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Aba, South Eastern Nigeria’s Thriving Commercial Hub

The city of Aba appears on maps as a built up space straddling the intersection of roads from Port Harcourt, Owerri, Umuahia, and Ikot Ekpene. That patch is, in fact, a bustling urban sprawl, one of Nigeria’s major commercial hubs, and home to over a million people.

Aba is the economic heartbeat of Abia State in Nigeria’s South Eastern region. Visitors to the city will find this status well earned, as there’s more than just a sign of commercial activity on every other street. Its market teems with traders hawking an impressive variety of wares; its streets, are swarmed by buses and tricycles carrying commuters, many of them moving to or from trade posts, and its factories and workshops ring and roar with the sounds of industry.

In earlier times, Aba was a small market town inhabited by indigenous Igbo people. The British set up a military post there in 1901, and later (in 1915) built a railway linking the town to Port Harcourt. Because the railroad served as a route for the transportation of agricultural produce, it helped establish Aba as a major trading center in the region and caused its population to begin to swell. A major historical event from that time was the Aba women’s riot of 1929, which saw thousands of women march in protest of the British’s exploitative tax policies.

Today, Aba has the largest population of any city in the South East and is one of the region’s main centres of commerce. Its industrial prowess can be seen in its production of textiles, leatherwork, plastics, pharmaceuticals and cosmetics. The city’s Ariaria market is one of West Africa’s biggest markets and is known for its shoe making and leatherwork. Aba is also home to Ahia Ohuru (New Market), a major centre for the textile trade in Nigeria. Trading is however not restricted to these spaces, as there is an apparent continuity of store lines throughout much of Aba.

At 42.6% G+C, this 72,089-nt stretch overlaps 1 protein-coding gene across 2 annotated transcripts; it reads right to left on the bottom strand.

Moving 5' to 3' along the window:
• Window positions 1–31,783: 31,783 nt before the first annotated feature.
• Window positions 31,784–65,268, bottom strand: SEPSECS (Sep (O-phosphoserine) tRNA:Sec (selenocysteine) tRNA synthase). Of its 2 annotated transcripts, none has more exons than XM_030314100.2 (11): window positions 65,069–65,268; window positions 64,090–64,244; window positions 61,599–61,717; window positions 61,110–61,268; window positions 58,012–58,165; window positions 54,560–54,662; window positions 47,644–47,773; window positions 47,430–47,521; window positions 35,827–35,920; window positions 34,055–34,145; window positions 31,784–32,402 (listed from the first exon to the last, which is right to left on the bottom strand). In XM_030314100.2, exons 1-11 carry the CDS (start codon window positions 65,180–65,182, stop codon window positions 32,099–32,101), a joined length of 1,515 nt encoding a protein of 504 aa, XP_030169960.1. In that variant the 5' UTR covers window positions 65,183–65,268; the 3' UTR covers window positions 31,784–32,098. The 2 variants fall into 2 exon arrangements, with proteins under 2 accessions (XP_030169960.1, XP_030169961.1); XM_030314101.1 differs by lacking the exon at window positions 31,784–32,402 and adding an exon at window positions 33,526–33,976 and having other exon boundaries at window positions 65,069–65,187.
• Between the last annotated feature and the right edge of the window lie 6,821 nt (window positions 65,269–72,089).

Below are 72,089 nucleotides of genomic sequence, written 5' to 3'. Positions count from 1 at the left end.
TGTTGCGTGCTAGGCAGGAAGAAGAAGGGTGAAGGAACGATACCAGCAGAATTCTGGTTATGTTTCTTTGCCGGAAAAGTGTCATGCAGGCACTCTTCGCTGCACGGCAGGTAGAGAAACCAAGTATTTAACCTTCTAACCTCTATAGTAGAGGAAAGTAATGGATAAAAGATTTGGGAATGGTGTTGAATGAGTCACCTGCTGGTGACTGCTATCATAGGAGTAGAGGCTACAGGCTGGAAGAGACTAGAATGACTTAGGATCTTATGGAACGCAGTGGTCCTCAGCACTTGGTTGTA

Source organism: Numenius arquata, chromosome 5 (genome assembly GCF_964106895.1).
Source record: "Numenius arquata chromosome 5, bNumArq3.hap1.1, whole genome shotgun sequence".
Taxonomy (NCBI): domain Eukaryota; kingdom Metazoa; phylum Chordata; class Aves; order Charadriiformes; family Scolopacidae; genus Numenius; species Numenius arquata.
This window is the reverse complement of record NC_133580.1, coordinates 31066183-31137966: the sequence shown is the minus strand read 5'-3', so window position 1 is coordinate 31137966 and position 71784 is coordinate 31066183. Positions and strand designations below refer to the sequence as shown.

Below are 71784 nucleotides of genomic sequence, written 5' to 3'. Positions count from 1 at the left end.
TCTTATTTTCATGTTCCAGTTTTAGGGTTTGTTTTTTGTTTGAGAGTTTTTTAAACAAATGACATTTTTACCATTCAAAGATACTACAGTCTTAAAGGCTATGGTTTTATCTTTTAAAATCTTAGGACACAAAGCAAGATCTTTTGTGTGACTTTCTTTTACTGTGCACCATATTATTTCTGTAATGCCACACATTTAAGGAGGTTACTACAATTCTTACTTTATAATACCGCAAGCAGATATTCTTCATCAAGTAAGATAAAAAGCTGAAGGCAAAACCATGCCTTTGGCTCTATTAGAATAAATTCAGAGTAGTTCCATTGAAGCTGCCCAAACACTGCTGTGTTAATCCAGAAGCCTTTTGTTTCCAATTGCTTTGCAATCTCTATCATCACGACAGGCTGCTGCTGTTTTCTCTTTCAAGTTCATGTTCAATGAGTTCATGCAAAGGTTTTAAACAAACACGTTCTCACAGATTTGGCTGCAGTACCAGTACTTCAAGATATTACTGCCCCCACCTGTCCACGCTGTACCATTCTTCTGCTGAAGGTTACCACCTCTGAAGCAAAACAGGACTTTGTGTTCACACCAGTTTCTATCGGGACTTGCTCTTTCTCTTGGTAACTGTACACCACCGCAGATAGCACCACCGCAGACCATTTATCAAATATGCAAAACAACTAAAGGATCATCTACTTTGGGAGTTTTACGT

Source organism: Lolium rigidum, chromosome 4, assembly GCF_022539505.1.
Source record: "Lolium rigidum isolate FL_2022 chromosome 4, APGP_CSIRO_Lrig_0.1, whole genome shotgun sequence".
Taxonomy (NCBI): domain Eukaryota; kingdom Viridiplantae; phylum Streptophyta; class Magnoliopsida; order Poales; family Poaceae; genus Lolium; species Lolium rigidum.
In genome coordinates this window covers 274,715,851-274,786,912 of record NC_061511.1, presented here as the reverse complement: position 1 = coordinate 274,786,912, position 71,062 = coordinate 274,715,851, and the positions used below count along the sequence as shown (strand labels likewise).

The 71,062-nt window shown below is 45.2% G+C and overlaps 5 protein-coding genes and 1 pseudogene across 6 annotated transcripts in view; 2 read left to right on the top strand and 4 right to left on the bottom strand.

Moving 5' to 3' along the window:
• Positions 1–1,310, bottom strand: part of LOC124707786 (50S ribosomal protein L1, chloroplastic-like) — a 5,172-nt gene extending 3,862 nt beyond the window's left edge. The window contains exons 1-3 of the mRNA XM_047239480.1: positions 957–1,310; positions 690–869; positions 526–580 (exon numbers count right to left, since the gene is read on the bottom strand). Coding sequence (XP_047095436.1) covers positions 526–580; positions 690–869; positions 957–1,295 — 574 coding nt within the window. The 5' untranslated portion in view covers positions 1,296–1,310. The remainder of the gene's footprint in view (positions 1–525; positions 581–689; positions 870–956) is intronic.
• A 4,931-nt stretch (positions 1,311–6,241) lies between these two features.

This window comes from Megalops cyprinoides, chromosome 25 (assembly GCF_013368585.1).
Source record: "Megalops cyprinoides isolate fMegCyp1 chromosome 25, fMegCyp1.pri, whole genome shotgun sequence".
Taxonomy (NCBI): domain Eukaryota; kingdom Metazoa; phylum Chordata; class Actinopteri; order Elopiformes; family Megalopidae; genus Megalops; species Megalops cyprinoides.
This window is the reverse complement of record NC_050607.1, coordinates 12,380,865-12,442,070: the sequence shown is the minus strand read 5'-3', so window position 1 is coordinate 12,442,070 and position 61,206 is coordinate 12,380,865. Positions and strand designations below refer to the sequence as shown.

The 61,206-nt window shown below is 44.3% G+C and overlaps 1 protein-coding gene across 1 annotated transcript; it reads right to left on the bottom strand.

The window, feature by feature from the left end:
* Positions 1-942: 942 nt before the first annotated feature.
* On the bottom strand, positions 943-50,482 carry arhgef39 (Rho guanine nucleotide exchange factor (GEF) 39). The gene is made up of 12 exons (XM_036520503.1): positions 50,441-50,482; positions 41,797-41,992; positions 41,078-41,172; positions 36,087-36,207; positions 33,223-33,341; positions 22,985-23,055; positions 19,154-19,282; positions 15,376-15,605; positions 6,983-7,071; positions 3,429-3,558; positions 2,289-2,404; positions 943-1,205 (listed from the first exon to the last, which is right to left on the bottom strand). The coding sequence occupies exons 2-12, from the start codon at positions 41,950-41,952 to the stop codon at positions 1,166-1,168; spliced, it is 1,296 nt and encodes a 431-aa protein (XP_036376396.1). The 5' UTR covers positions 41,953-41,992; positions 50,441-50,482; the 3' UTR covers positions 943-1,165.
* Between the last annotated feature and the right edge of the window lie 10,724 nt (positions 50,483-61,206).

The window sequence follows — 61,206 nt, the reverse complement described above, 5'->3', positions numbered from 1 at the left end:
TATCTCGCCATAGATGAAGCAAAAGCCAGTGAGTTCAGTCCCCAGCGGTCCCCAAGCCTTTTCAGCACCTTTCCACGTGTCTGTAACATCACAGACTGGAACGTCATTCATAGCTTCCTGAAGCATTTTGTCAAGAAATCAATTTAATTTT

Education is one of Aba’s less spoken of strongpoints. The city has a number of institutions of higher learning, including the state-run Abia State Polytechnic and Abia State University Teaching Hospital (ABSUTH), and the privately owned Rhema University and Covenant Polytechnic. It also has a college of health sciences and a college of education, as well as numerous primary and secondary schools.

Sport in Aba is dominated by the city’s main football team, Enyimba F.C. The club is considered an integral part of the city’s identity, so much so that the city has been nicknamed after it.  Enyimba is one of Nigeria’s biggest sides and has won several trophies within the country and on the African continent.

Aba is an interesting place to be. It doesn’t have the sort of hype around it that cities like Lagos and Abuja do, but it does have one thing going for it- the enterprise of its people. They have overcome the constraints of resource challenges and inconvenient conditions to make it one of the country’s most important cities.

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Ikenna Nwachukwu

Ikenna Nwachukwu holds a bachelor's degree in Economics from the University of Nigeria, Nsukka. He loves to look at the world through multiple lenses- economic, political, religious and philosophical- and to write about what he observes in a witty, yet reflective style.

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